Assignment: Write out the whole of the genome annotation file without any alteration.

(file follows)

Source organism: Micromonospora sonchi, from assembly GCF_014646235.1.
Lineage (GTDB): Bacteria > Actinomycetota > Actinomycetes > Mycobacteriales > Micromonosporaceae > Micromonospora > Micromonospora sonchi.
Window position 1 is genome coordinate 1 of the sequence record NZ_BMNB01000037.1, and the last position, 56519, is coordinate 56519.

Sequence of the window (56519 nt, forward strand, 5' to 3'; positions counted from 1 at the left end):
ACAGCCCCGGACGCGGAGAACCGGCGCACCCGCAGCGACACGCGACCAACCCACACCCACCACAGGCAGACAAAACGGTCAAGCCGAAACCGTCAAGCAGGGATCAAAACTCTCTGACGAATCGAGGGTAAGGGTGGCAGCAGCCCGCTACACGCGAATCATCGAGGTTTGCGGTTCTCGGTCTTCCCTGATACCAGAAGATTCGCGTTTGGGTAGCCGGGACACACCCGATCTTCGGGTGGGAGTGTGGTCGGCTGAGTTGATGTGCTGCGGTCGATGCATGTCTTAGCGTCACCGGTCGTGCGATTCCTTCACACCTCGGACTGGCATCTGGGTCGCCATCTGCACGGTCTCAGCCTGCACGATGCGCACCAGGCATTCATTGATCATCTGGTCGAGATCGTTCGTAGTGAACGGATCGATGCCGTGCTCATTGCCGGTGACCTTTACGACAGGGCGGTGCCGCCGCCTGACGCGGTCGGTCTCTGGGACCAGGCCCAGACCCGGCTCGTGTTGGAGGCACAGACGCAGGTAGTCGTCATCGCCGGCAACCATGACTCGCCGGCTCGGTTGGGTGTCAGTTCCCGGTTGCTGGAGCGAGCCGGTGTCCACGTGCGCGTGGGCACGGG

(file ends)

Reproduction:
Source organism: Micromonospora sonchi, from assembly GCF_014646235.1.
Lineage (GTDB): Bacteria > Actinomycetota > Actinomycetes > Mycobacteriales > Micromonosporaceae > Micromonospora > Micromonospora sonchi.
Window position 1 is genome coordinate 1 of the sequence record NZ_BMNB01000037.1, and the last position, 56519, is coordinate 56519.

Sequence of the window (56519 nt, forward strand, 5' to 3'; positions counted from 1 at the left end):
ACAGCCCCGGACGCGGAGAACCGGCGCACCCGCAGCGACACGCGACCAACCCACACCCACCACAGGCAGACAAAACGGTCAAGCCGAAACCGTCAAGCAGGGATCAAAACTCTCTGACGAATCGAGGGTAAGGGTGGCAGCAGCCCGCTACACGCGAATCATCGAGGTTTGCGGTTCTCGGTCTTCCCTGATACCAGAAGATTCGCGTTTGGGTAGCCGGGACACACCCGATCTTCGGGTGGGAGTGTGGTCGGCTGAGTTGATGTGCTGCGGTCGATGCATGTCTTAGCGTCACCGGTCGTGCGATTCCTTCACACCTCGGACTGGCATCTGGGTCGCCATCTGCACGGTCTCAGCCTGCACGATGCGCACCAGGCATTCATTGATCATCTGGTCGAGATCGTTCGTAGTGAACGGATCGATGCCGTGCTCATTGCCGGTGACCTTTACGACAGGGCGGTGCCGCCGCCTGACGCGGTCGGTCTCTGGGACCAGGCCCAGACCCGGCTCGTGTTGGAGGCACAGACGCAGGTAGTCGTCATCGCCGGCAACCATGACTCGCCGGCTCGGTTGGGTGTCAGTTCCCGGTTGCTGGAGCGAGCCGGTGTCCACGTGCGCGTGGGCACGGG